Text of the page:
The aim of the long-term strategy is to confirm Europe's commitment to lead in global climate action and to present a vision that can lead to achieving net-zero greenhouse gas emissions by 2050 through a socially-fair transition in a cost-efficient manner. It underlines the opportunities that this transformation offers to European citizens and its economy, whilst identifying challenges ahead.
You are here
On 27 February, the NAT Section will debate the EU Reflection Paper and the way forward with representatives from the EU institutions and civil society stakeholders, with a view of providing input to the preparation of the EESC opinion on this topic.
The European Economic and Social Committee (EESC) and Serbia will hold the 8th meeting of their Civil Society Joint Consultative Committee (JCC) at the EESC in Brussels.
The added value of cohesion policy as the main EU investment tool enshrined in the Treaties has lately been put into question, also due to the pressure that the current challenges are exerting on the EU decision-making process. Cohesion policy is presented as a distribution tool for financial support for less developed regions and the newer Member States, while the tangible results for the citizens, for the economy and for the overall convergence process at the EU level are strongly challenged.
In this context, the EESC is preparing an exploratory opinion and on Friday, 22 February 2019 will organise a public hearing on "The future of cohesion policy in the post-2020 period" bringing together officials, experts and civil society representatives.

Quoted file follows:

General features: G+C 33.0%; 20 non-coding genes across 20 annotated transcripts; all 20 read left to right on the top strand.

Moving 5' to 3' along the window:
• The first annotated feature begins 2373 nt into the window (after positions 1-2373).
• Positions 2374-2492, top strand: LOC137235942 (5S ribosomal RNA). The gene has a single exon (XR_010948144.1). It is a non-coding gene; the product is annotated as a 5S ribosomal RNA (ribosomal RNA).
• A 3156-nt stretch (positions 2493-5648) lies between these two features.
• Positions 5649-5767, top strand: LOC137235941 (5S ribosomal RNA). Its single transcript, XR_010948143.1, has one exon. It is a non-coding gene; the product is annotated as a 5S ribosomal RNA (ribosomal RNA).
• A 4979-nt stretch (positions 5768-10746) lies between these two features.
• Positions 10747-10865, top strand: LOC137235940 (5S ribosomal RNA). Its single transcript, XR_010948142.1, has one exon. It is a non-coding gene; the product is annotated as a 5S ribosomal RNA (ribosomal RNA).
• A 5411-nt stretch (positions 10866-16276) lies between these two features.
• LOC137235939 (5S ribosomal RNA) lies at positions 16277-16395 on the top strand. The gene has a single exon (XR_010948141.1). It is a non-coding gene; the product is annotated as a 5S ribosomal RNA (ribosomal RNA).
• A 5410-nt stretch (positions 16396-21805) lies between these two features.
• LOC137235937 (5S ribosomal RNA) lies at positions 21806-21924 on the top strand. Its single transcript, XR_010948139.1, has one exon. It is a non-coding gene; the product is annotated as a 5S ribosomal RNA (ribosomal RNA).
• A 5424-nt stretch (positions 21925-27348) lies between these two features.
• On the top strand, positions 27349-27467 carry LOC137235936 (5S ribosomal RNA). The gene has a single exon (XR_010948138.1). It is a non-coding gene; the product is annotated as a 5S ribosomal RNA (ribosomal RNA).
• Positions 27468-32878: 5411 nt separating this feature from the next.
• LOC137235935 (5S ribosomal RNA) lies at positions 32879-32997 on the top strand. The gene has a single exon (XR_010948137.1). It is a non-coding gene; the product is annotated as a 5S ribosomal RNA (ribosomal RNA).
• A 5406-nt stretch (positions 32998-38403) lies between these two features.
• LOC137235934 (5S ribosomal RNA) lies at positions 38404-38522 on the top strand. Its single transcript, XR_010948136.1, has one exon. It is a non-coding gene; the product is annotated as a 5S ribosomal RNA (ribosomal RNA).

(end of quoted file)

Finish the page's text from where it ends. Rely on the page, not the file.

On 21 February 2019, the EESC is organising an event entitled Civil Society for rEUnaissance, in the Charlemagne building in the morning and at Committee headquarters (JDE building) in the afternoon.
The purpose of this event is two-fold (1) to draw attention to Articles 2 and 3 of the Treaty on the European Union, with the support of a number of civil society organisations, and (2) to mobilise civil society at all levels in the run-up to the European elections.
Debate with Mr Phil HOGAN, EU Agriculture & Rural Development Commissioner. 21 February 2019: “Civil Society for rEUnaissance”.Event divided into two main parts: a morning session, including speeches and testimonies from high-level guests, and an afternoon session of topic-based workshops.
On 15 February, the Bureau of the Diversity Europe Group of the EESC hosted an extraordinary meeting on the topic 'Brexit' at Queen's University in Belfast. The seminar entitled 'The Implications of Brexit for Civil Society and the Peace Process' focussed on the fragility of the Good Friday Agreement in view of an impending Brexit. Politicians, academia and civil were called upon to give their views and some one hundred participants are expected. The conference took place at Isdell Courtyard seminar room, Ridell Hall.
On 12 February, the Sustainable Development Observatory will hold a debate on the EU Reflection Paper on Sustainable Europe by 2030. It will then look at several national strategies and processes involving civil society actors.
The Social Economy Intergroup of the European Parliament held the final hearing of its legislature on 6 February 2019 at the EESC. As the objective was to take stock of what has been done in the last 5 years in the field of the Social Economy, it was proposed to give this hearing a higher profile and to organise a joint event with the European Parliament, the European Economic and Social Committee, the European Committee of the Regions and Social Economy Europe.
This opinion aims at promoting the value of strong civil society organisations as automatic stabilisers in our democratic systems, which are facing challenges from the rise of populist and extremist movements, distrust of the free press, authoritarian tendencies, and xenophobia. Democratic civil society organisations therefore need to be supported at all levels - local, regional, national and European.